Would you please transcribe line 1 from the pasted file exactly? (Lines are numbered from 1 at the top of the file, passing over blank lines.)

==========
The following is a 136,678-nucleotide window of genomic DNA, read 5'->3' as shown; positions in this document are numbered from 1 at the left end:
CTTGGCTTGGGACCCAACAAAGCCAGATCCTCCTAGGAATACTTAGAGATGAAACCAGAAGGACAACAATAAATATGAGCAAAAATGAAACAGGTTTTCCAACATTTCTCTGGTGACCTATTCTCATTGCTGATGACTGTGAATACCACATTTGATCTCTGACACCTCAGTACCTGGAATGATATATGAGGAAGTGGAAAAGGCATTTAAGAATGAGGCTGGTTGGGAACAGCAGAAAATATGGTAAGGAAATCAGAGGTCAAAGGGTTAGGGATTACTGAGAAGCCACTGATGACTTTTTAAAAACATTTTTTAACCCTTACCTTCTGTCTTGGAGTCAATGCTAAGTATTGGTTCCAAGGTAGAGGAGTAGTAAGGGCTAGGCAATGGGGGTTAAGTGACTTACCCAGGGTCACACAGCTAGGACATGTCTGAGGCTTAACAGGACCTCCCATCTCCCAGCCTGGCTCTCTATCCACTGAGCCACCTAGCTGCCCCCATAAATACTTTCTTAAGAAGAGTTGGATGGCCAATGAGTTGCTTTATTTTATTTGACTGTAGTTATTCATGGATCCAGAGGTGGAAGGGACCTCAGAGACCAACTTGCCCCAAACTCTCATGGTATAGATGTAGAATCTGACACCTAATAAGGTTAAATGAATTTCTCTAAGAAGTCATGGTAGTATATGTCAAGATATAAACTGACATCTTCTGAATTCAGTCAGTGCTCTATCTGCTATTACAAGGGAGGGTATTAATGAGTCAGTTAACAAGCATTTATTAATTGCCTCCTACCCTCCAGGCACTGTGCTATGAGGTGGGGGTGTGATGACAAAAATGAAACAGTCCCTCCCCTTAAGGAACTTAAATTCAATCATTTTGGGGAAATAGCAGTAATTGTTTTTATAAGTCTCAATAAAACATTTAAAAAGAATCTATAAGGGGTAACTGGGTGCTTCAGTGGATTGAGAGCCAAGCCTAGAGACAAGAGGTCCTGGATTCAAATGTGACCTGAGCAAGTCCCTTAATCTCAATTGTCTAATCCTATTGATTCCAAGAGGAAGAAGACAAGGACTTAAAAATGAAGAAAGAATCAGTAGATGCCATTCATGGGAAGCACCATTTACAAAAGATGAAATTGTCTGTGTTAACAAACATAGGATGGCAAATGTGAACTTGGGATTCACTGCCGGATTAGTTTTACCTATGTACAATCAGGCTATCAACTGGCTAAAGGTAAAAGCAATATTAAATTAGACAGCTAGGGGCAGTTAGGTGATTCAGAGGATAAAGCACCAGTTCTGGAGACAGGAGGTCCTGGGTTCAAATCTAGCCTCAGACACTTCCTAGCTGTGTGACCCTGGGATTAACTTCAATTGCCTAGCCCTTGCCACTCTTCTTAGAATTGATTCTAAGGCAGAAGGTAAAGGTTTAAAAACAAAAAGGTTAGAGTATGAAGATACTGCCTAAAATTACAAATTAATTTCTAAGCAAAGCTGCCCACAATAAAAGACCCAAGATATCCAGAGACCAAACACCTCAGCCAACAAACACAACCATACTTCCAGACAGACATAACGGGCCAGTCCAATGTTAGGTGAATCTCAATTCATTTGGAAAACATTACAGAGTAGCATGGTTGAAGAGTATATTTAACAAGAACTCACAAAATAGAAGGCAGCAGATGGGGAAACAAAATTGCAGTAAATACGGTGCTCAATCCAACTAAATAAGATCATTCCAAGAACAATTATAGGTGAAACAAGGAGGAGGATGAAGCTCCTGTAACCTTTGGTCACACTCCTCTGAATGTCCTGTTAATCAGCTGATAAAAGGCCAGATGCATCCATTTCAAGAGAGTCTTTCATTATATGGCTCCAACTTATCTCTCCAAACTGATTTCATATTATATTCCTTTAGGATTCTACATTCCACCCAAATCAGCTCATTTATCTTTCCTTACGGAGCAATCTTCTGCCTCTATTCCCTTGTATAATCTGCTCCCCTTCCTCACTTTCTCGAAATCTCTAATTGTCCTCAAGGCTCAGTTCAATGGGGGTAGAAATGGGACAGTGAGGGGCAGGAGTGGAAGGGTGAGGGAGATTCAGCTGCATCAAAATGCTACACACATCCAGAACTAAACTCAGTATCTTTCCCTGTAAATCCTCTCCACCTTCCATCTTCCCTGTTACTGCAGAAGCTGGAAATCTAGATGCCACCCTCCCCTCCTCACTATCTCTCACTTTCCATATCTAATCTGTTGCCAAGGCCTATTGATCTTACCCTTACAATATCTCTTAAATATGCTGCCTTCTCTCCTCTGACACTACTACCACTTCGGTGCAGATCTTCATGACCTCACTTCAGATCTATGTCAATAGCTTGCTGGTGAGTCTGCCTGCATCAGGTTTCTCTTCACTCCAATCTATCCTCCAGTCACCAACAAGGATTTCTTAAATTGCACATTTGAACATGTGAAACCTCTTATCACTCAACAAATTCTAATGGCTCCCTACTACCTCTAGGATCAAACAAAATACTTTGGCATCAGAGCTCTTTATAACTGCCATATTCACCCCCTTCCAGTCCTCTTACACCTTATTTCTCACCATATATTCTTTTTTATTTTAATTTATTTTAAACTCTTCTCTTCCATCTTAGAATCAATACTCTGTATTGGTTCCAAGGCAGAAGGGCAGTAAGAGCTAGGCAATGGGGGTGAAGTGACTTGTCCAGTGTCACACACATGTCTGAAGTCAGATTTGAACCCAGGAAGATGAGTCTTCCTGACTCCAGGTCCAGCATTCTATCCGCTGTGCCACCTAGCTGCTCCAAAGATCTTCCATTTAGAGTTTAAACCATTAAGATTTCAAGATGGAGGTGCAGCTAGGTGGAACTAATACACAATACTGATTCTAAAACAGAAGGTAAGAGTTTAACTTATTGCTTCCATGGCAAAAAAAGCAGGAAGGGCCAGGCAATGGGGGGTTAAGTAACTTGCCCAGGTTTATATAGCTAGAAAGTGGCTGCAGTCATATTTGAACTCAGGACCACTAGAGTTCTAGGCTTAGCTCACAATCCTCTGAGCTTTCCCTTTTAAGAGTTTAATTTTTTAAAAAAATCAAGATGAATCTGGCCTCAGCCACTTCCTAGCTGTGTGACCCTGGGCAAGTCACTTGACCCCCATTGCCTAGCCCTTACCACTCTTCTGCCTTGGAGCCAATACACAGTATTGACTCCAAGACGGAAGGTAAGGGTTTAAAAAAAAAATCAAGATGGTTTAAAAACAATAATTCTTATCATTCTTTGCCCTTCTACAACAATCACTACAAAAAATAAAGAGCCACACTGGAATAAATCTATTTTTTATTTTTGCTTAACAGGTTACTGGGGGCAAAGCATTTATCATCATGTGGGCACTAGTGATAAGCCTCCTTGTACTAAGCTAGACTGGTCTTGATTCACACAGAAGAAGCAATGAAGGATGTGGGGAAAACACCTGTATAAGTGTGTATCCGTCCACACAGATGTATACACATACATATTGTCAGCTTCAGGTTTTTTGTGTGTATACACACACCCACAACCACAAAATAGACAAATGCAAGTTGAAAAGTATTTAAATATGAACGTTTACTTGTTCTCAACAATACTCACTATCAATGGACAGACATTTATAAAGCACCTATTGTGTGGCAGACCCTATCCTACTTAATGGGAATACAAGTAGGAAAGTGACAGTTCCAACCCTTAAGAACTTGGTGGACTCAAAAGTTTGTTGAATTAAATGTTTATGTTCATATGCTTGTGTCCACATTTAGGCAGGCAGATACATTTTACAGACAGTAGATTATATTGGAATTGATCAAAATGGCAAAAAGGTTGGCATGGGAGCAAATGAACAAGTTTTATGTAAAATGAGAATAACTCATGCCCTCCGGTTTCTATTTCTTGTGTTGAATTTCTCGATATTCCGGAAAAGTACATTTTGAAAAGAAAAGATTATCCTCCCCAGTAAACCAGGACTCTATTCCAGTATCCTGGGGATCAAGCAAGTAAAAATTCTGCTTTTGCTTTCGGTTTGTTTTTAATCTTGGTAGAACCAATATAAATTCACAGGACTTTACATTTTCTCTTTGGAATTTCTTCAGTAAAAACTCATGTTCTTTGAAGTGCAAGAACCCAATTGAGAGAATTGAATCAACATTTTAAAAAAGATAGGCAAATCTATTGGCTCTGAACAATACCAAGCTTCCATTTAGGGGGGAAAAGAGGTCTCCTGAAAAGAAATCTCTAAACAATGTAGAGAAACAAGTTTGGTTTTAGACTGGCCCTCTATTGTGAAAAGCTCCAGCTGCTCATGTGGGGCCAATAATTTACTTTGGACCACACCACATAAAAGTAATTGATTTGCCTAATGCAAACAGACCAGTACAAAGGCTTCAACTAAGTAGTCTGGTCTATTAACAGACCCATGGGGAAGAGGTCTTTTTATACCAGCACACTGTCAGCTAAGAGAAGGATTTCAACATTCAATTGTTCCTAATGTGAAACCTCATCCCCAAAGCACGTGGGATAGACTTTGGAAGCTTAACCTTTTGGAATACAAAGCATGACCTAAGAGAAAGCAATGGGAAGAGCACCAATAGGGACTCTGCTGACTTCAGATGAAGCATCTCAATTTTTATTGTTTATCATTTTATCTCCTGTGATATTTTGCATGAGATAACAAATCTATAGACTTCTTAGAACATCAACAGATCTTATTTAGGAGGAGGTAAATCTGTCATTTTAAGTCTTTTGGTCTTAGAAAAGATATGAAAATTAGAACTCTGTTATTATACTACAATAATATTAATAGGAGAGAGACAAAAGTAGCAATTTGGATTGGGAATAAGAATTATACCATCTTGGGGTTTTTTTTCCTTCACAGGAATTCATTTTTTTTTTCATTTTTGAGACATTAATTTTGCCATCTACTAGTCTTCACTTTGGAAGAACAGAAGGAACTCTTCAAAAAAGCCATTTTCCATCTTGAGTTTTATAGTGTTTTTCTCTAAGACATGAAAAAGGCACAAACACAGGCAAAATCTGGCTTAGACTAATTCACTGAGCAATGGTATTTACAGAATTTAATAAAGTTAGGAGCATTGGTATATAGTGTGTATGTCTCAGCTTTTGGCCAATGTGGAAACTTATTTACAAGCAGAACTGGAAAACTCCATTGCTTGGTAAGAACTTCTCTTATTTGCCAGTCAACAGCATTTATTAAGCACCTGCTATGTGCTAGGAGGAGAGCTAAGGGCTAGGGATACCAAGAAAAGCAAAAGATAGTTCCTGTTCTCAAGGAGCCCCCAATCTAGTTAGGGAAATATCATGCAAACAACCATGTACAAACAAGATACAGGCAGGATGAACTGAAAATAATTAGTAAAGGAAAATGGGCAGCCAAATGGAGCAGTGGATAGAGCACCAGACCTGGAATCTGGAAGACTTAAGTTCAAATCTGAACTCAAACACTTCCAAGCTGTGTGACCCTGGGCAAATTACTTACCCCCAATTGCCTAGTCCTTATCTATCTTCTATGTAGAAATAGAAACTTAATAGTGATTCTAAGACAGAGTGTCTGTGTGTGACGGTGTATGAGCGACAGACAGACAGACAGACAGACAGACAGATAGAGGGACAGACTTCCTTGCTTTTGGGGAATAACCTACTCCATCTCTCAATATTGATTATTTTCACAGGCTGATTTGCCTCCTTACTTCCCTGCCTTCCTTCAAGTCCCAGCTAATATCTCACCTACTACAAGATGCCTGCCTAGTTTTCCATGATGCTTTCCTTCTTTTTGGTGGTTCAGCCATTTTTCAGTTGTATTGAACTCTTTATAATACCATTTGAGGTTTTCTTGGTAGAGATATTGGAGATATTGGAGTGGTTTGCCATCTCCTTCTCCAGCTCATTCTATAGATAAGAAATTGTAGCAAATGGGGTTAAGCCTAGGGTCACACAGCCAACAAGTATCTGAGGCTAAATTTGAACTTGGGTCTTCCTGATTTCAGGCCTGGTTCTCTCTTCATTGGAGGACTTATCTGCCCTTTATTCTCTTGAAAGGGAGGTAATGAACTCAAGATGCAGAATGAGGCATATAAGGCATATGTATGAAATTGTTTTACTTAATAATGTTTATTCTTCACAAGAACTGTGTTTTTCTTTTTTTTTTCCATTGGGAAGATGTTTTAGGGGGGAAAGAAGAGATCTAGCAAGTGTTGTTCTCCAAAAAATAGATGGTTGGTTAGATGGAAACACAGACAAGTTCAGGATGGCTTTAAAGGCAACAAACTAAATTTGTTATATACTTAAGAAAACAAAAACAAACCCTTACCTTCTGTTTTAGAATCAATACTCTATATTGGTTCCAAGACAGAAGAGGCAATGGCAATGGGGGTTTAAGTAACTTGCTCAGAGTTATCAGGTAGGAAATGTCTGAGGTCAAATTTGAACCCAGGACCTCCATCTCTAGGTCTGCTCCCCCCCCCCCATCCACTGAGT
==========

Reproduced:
The following is a 136,678-nucleotide window of genomic DNA, read 5'->3' as shown; positions in this document are numbered from 1 at the left end: